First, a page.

Given the fact that the current carriageway width of Fr. Russell Rd is 7.5m and the scheme proposes to reallocate some of this road space away from the private car, I would like to express general support for this scheme, however I believe some aspects could be improved.
From the Part 8 planning report:
“DMURS includes guidance on carriageway widths and recommends that designers should minimise the width of the carriageway…Low to moderate speeds should be encouraged on the roadway with the recommended width in DMURS being 6 – 6.5m”
DMURS does state that the preferred carriageway width on Arterial and Link streets are 3.0m and 3.25m. However given the limited room for footpaths and cycle lanes on Fr. Russell Rd. I believe that consideration should be given to narrowing the carriageway width to 2.75m, which would give more room for active travel modes. A roadway width of 5.5m is still within DMURS guidelines for an Arterial or Link street. This would allow space to widen the cycle lanes beyond 1.5m which is very narrow.
Consideration of a bi-directional cycle lane and other design aspects of a similar active travel scheme in Dun Laoghaire.
Fr. Russell Rd is not too dissimilar to the R112 Taney Rd between Stillorgan and Dundrum in the Dun Laoghaire County Council area. Coincidentally this road is also subject to a proposed active travel route: , and it may be useful to consider some aspects of this scheme, in particular:
A 3m bidirectional which was considered better than 2 x 1.5m lanes
Continuous cycle lanes and footpaths over side junctions, with set back used so that cars cross the cycle lane and footpath at a more perpendicular angle
Bus stops inline with the road carriageway
Unsignalised pedestrian crossing points across the cycle lane at bus stops
The proposed strategy is not consistent with the Climate Action and Low Carbon Development (Amendment) Act 2021.
A reduction in emissions of 35% over 2018 levels by 2030 proposed in the Strategy is not consistent with the national climate objective, and when taken with 2030 targets from other draft plans published by the Authority in 2022 (Greater Dublin Area: -37.5%; Waterford -26%) raises questions of how the Authority is performing its functions consistent with the provisions of the Climate Action and Low Carbon Development (Amendment) Act 2021.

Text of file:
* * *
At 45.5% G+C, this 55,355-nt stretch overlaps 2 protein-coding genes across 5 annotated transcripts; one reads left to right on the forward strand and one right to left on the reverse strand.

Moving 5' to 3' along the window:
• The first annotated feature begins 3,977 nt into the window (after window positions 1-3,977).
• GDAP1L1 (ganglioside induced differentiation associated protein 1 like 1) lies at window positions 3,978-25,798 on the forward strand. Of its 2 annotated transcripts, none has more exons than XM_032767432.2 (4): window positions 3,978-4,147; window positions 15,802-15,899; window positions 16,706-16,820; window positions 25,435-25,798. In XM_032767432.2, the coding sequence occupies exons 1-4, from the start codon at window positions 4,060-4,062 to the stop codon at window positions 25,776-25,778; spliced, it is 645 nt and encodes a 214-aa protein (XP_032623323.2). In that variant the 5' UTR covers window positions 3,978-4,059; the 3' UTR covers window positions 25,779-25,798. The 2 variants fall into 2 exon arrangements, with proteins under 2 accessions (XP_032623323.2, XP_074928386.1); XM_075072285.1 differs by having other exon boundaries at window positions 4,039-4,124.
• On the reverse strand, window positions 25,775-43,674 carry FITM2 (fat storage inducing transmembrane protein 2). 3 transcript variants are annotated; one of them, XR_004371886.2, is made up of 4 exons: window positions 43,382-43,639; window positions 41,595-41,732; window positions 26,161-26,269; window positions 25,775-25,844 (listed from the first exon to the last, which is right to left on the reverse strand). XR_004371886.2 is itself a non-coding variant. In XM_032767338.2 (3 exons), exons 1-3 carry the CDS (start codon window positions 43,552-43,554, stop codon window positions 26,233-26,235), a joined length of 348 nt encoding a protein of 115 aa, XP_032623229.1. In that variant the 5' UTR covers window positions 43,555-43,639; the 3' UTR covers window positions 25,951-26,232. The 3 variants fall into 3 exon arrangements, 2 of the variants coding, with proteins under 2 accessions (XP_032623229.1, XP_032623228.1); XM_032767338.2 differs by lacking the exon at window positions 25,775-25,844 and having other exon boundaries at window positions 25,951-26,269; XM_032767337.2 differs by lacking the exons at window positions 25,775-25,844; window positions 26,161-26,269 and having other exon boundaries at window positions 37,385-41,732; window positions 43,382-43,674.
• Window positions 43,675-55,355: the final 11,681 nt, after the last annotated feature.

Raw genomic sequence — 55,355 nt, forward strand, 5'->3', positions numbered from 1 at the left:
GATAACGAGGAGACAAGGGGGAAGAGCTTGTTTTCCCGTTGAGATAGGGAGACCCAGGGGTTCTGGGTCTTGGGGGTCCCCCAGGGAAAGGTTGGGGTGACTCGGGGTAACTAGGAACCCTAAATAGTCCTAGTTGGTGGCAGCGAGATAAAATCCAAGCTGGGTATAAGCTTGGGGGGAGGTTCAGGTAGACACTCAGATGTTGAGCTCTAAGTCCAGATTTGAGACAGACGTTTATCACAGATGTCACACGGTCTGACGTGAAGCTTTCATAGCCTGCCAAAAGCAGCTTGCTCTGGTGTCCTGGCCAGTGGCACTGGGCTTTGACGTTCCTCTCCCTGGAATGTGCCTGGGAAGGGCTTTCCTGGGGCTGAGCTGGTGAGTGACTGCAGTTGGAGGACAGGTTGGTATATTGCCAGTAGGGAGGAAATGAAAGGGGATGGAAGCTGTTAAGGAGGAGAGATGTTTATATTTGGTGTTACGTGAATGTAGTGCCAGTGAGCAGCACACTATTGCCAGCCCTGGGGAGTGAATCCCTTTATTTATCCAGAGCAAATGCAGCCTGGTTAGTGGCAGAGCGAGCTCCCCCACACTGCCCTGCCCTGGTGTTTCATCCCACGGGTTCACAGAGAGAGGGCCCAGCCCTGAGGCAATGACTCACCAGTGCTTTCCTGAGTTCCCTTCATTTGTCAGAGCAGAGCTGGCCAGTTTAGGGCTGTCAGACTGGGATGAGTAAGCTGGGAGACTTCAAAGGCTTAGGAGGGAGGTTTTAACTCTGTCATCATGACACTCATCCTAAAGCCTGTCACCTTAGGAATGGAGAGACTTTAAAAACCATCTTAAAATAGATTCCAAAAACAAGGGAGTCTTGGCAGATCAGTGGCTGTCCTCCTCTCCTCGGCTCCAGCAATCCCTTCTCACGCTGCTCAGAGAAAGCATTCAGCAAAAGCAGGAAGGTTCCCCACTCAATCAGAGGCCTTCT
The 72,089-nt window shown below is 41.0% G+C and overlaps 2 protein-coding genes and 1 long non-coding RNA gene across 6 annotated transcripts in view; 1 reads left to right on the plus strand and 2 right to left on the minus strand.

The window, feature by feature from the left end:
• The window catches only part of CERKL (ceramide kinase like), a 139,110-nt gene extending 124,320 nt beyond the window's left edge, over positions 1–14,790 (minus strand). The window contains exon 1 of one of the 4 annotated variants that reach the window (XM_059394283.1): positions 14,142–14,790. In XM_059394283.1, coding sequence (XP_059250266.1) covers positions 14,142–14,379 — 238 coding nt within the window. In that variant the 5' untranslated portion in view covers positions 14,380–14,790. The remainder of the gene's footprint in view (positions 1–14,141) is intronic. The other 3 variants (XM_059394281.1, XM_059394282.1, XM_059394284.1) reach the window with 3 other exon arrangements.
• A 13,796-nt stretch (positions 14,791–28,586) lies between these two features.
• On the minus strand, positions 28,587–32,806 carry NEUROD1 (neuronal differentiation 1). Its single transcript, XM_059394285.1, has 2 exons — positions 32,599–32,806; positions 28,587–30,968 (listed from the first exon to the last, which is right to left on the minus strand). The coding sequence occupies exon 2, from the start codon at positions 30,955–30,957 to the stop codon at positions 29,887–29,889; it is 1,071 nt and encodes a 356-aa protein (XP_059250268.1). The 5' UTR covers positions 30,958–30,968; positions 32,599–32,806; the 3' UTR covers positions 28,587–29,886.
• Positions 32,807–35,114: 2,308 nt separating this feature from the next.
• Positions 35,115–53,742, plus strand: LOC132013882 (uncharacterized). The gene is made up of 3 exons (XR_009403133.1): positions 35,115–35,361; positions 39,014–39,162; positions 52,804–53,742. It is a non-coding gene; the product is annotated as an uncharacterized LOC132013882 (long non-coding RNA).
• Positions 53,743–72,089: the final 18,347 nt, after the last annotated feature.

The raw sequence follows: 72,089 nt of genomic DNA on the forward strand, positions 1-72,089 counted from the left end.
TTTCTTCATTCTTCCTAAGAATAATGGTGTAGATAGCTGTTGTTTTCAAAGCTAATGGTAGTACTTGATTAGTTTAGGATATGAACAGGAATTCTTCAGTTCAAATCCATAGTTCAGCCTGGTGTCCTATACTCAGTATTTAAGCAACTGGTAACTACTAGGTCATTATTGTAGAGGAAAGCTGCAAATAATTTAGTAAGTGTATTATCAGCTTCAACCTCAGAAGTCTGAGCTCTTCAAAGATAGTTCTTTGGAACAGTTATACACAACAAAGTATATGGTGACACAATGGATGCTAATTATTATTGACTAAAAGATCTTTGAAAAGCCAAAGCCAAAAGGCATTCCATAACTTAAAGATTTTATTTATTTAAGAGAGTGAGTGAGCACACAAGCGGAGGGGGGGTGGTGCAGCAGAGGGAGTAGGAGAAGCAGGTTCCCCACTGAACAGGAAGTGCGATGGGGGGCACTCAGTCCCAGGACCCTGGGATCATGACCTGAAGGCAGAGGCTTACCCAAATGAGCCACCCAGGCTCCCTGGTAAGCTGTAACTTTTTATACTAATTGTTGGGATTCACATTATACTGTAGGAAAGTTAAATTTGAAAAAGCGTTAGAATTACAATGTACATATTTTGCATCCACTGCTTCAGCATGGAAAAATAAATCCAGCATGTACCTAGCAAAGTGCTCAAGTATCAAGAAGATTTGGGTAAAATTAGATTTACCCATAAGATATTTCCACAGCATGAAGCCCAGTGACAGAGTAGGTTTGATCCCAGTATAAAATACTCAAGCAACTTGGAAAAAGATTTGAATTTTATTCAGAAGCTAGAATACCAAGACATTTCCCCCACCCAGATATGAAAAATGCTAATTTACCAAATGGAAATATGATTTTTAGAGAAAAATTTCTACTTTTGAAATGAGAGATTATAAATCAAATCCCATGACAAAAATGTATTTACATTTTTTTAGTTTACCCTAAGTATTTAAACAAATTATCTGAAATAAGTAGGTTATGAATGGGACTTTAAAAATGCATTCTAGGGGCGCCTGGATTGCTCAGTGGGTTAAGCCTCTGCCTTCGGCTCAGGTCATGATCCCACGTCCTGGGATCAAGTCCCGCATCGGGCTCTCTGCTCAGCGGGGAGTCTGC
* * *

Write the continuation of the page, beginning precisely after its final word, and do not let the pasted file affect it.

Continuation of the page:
“(1) A relevant body shall, in so far as practicable, perform its functions in a manner consistent with—
(a) the most recent approved climate action plan,
(b) the most recent approved national long term climate action strategy,
(c) the most recent approved national adaptation framework and approved sectoral adaptation plans,
(d) the furtherance of the national climate objective, and
(e) the objective of mitigating greenhouse gas emissions and adapting to the effects of climate change in the State.”.
– Climate Action and Low Carbon Development (Amendment) Act 2021
The proposed strategy is not consistent with the National Planning Framework
The Modelling Report notes that “The NTA, in association with Limerick City and County Council (LCCC) and Clare County Council (CCC) prepared a Planning Datasheet for the 2040 Land-use Scenario for the application within the LSMA Transport Strategy. This Planning Datasheet has been used as the baseline land-use scenario for all modelling of the strategy options and preferred strategy.”. This planning data sheet assigns the majority of population growth in a ‘doughnut’ arrangement on greenfield sites at the periphery of the city. This is in direct contravention of the policy outlined in the National Planning Framework where 50% of growth in regional cities will be developed within their existing built-up footprints. Furthermore, concrete plans being progressed by state agencies (e.g. the Land Development Agency’s plan to deliver over housing for 6,000 new residents on the lands surrounding Colbert Station) have been ignored in the proposed Planning Datasheet.
National Policy Objective 3b
Deliver at least half (50%) of all new homes that are targeted in the five Cities and suburbs of Dublin, Cork, Limerick, Galway and Waterford, within their existing built-up footprints